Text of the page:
I also call on the minister of tourism to present a similar plan on how to promote tourism in Egypt, and to restore foreign tourists’ confidence and to break into new markets to attract tourists instead of relying on Russian or Italian tourism.

Moreover, the minister of immigration has to intensify her activity to money from Egyptians working abroad, and she has to realise that the economy of a country like Lebanon is relying entirely on the transfers of its citizens abroad.

The agricultural policy is a failed policy and must be reconsidered so as to grow our own food requirements to save the state billions of dollars spent on imported food commodities, mainly wheat.

Moreover, the minister of trade and industry has to work on removing the obstacles that face export, and to work in coordination with the Ministry of Agriculture to increase the agricultural exports to abroad.

Do you see coordination between the CBE and the government in economic policy?

Yes, there is harmony between the officials of the CBE and the government now, after we suffered so much from the lack of coordination between both financial and monetary policies during the last period.

I believe that Egypt will not succeed economically without full coordination on policy.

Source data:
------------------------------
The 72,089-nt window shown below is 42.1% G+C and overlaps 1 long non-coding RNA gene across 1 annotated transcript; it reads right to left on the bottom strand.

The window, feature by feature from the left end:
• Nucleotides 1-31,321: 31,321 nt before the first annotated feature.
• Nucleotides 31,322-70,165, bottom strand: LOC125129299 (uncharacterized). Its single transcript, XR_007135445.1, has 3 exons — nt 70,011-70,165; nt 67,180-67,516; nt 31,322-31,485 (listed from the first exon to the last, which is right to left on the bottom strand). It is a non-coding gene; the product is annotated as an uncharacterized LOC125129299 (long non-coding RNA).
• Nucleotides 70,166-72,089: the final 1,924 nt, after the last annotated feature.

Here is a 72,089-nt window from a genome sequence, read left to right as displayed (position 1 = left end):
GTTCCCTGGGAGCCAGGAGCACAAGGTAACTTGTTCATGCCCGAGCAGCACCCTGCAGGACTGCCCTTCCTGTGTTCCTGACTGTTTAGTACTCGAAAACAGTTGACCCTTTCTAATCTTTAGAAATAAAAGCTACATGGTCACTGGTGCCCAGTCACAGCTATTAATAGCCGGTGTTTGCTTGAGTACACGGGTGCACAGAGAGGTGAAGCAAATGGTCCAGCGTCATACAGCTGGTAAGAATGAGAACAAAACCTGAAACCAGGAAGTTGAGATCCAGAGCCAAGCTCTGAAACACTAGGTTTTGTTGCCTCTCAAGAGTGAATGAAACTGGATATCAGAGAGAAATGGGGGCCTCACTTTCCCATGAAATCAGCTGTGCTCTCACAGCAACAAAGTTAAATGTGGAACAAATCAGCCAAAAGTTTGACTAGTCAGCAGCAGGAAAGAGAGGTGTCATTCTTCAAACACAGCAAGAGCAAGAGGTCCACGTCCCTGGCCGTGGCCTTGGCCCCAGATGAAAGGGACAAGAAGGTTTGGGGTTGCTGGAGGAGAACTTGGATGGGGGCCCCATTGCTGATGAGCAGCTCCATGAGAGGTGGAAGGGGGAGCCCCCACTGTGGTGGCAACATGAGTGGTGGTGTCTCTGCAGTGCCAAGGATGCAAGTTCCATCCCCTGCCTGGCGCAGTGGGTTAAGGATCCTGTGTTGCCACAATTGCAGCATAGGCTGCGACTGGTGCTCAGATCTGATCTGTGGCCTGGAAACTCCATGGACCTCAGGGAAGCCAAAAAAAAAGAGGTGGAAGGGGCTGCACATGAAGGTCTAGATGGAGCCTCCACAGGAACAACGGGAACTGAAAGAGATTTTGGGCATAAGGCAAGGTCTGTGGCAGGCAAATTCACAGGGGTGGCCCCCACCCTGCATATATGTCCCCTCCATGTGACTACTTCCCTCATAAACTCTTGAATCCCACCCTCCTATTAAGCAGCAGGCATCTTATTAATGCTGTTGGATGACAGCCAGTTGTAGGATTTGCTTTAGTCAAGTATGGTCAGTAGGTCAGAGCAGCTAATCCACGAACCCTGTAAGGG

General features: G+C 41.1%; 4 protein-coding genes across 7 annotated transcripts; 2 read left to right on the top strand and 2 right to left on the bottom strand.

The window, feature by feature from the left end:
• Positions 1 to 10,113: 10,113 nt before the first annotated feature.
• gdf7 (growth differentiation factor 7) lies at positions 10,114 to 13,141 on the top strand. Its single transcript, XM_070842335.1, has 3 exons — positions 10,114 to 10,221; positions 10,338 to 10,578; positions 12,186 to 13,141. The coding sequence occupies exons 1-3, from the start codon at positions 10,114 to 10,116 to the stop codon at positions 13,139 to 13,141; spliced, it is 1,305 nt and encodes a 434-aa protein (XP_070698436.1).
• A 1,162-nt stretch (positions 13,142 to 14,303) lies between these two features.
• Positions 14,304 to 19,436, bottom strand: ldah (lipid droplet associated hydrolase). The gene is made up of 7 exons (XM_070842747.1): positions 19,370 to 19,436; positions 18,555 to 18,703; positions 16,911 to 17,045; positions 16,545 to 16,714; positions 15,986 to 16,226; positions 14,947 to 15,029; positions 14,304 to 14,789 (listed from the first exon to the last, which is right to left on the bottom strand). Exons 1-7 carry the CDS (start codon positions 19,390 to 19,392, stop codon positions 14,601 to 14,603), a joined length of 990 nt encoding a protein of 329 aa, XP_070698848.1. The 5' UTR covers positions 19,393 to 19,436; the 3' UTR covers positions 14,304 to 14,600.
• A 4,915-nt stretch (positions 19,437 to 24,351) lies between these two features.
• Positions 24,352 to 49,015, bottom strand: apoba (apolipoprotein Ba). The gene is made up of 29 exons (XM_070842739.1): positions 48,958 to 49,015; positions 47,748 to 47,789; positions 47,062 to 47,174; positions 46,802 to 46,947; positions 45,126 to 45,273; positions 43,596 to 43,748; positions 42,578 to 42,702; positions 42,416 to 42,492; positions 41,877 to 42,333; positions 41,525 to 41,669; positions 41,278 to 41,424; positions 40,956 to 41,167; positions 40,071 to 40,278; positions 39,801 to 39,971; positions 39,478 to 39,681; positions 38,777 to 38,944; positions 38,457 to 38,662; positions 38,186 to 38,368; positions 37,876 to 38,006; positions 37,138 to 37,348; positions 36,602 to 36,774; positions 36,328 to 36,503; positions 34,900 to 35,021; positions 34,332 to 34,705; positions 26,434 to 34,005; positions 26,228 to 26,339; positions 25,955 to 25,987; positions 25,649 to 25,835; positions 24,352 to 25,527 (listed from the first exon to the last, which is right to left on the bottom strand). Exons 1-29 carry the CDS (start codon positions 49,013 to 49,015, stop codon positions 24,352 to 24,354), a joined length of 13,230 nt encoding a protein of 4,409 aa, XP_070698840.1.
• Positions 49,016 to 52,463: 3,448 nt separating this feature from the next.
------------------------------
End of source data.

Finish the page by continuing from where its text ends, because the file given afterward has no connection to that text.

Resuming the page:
I also believed that a radical change in the state’s financial and investment policy should take place, for the current polices have failed to lift the Egyptian economy out of its crises.

What other measures can be taken to support the economy?

The state should also confront corruption, and I do not mean administrative corruption only, but corruption in all areas. Customs evasion is the worst type of corruption and causes a loss of billions of dollars. I also urge the government to apply progressive taxation, which is applied in major countries, including the United States and some European countries, where people are taxed up to 40 and 45%. The application of a progressive tax code would have a positive impact on low-income citizens, as these funds would be allocated to support social protection. There are many members of the Egyptian business sector calling for the application of a progressive taxation, but it has not been implemented yet. I do not know who benefits from the delay.

I would like to send a message through you to the president: I urge him to support young people.

Why young people in particular?

Young people represent 54% of Egypt’s population and they are its strength and future. I think that the Ministry of Youth is not doing its part in supporting this demographic. The Ministry of Youth could play a significant role in resolving many problems plaguing the state, such as unemployment and its resulting problems. I also believe that the ministry should be directly supervised by the president, and it should adopt a significant national project that can attract young people and eliminate unemployment. In doing this, the state will draw from the potential of the youth demographic.